A quick (or not-so quick) dash to the Paramount, and then the third film of the day, Fido** (6/8), a Canadian comedy that I heard one fest-goer describe as Far From Heaven meets Shaun of the Dead. It’s actually a fairly accurate assessment. The movie presents a fictional suburban 1950s society where zombies have been turned into servants and pets, and it follows one such zombie (Billy Connolly, in a dialogue-free role) as he joins a family (which includes parents Carrie-Anne Moss and Dylan Baker). It’s very dry but it wasn’t quite as amazing as I’d been led to believe based on line buzz.

[**By the way, on the topic of pronunciation once again, I’ve been calling the above film FEE-do, as if it were a French art film. Just because it’s fun.]

Last up was the Brittany Murphy romantic comedy Love and Other Disasters (4/8), which I found somewhat disappointing. Directed by Alek Keshishian (remember him? he directed Madonna’s Truth or Dare doc back in 1991), the film centers on Jacks (Murphy), who works in Vogue’s London office and tries to find love for herself and her gay best friend (Matthew Rhys). Unfortunately, I didn’t enjoy the movie as much as I’d hoped. They decided to have Brittany’s character purposely speak in a half-American/half-English accent…which was written into the movie but which felt suspiciously like a way to cover for a flopsy accent from its lead actress. Dunno. But the situations and the characters felt completely staged and kind of forced to me – the movie didn’t flow as much as it lurched from one predetermined cliché to the next. Only a scene in its final 10 minutes – which was unexpected and wildly funny – redeemed it somewhat. Somewhat.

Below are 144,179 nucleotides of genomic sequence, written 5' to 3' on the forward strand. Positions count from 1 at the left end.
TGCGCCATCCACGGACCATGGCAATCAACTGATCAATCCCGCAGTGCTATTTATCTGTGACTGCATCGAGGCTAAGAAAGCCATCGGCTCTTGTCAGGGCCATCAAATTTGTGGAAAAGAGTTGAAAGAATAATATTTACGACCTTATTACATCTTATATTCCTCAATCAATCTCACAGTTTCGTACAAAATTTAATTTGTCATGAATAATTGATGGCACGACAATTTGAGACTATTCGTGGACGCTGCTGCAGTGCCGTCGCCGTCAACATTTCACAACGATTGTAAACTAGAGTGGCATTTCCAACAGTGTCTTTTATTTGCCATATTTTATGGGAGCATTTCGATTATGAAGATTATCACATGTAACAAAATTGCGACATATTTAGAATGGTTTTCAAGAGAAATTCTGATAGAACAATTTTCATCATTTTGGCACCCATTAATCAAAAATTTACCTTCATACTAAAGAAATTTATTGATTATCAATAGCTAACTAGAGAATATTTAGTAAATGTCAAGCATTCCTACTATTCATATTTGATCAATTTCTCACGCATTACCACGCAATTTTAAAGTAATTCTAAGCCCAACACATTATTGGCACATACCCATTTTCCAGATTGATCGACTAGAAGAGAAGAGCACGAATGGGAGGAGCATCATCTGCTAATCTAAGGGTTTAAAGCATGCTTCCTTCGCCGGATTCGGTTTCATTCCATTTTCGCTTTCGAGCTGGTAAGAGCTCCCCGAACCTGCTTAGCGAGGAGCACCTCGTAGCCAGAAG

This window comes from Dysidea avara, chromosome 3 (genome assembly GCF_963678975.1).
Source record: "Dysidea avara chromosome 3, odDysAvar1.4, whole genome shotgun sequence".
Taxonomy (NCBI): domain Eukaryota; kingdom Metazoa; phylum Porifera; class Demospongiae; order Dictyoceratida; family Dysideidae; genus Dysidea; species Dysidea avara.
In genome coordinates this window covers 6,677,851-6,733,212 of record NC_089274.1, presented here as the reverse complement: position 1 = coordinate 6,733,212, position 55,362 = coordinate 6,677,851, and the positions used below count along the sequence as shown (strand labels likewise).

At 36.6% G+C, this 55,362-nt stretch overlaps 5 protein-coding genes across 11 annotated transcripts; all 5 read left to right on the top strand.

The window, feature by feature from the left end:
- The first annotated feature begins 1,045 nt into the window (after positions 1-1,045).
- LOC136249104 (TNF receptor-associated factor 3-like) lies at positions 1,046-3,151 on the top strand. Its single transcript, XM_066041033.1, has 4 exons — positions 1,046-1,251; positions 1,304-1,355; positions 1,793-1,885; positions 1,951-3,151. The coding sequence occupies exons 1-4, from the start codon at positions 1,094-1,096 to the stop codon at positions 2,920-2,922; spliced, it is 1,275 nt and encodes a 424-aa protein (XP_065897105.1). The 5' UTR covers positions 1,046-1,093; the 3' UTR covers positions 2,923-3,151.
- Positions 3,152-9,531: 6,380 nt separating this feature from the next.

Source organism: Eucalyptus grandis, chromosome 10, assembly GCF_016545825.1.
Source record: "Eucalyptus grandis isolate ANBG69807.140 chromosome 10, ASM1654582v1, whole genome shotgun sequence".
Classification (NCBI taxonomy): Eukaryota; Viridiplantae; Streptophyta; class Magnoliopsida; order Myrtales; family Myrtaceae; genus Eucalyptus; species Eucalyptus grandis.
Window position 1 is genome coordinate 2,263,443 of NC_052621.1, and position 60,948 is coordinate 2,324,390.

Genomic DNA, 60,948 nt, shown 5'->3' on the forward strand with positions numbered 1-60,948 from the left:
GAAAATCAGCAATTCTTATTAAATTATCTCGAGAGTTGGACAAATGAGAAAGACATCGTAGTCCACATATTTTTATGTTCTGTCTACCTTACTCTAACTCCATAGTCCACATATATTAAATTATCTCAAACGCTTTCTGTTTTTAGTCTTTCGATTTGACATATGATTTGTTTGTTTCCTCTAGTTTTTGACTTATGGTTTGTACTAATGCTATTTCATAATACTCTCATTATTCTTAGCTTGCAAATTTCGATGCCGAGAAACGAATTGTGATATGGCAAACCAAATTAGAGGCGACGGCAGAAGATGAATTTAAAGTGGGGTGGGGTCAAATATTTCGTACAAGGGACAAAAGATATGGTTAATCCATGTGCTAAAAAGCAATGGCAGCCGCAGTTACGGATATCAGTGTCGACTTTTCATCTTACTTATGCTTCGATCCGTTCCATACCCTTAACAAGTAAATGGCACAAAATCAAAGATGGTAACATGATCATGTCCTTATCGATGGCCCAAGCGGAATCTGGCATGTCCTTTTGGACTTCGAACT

And, really, that was my day. There wasn’t a huge amount of running around (mainly because three of my four films were at the same location) or dramatic incidents, so there’s not too much to write about. I could go into more detail about the films, but I’m going to opt for a pre-midnight bedtime today instead.

Celebrity Sightings: Christina Ricci, James McAvoy, Peter Dinklage, Simon Woods, Brittany Murphy, Alek Keshishian, Matthew Rhys and Santiago Cabrera.

Crappiest Crap I Consumed Today: A McDonald’s blueberry muffin.

Line Buzz: Not much buzzing today, mainly because one of my films had no line (I went straight in upon arrival), one line was in the pouring rain so chatter was nonexistent, and the other two had people I knew, so we chatted about other stuff instead.

Weather for Tomorrow: Mainly sunny. High near 17C.

Friday, September 08, 2006

TIFF 2006 #4: Cuts

Okay, so it’s after 1 a.m., I’m just sitting down to write this blog entry, and I’m beyond pooped. It was a day of mad running around, poor nutrition and very warm weather. So, in order to maintain the level of quality of the TIFF diary, I’m making an executive decision and invoking the Margaret Cho Blog Brevity Law ™ which, as per last year’s creation of the law, states that I may drastically shorten my rambling if it’s really late. I will, however, try to revise and expand upon today’s goings-on tomorrow night, when I should be home by 9pm. So, check back later tomorrow night for the full scoop.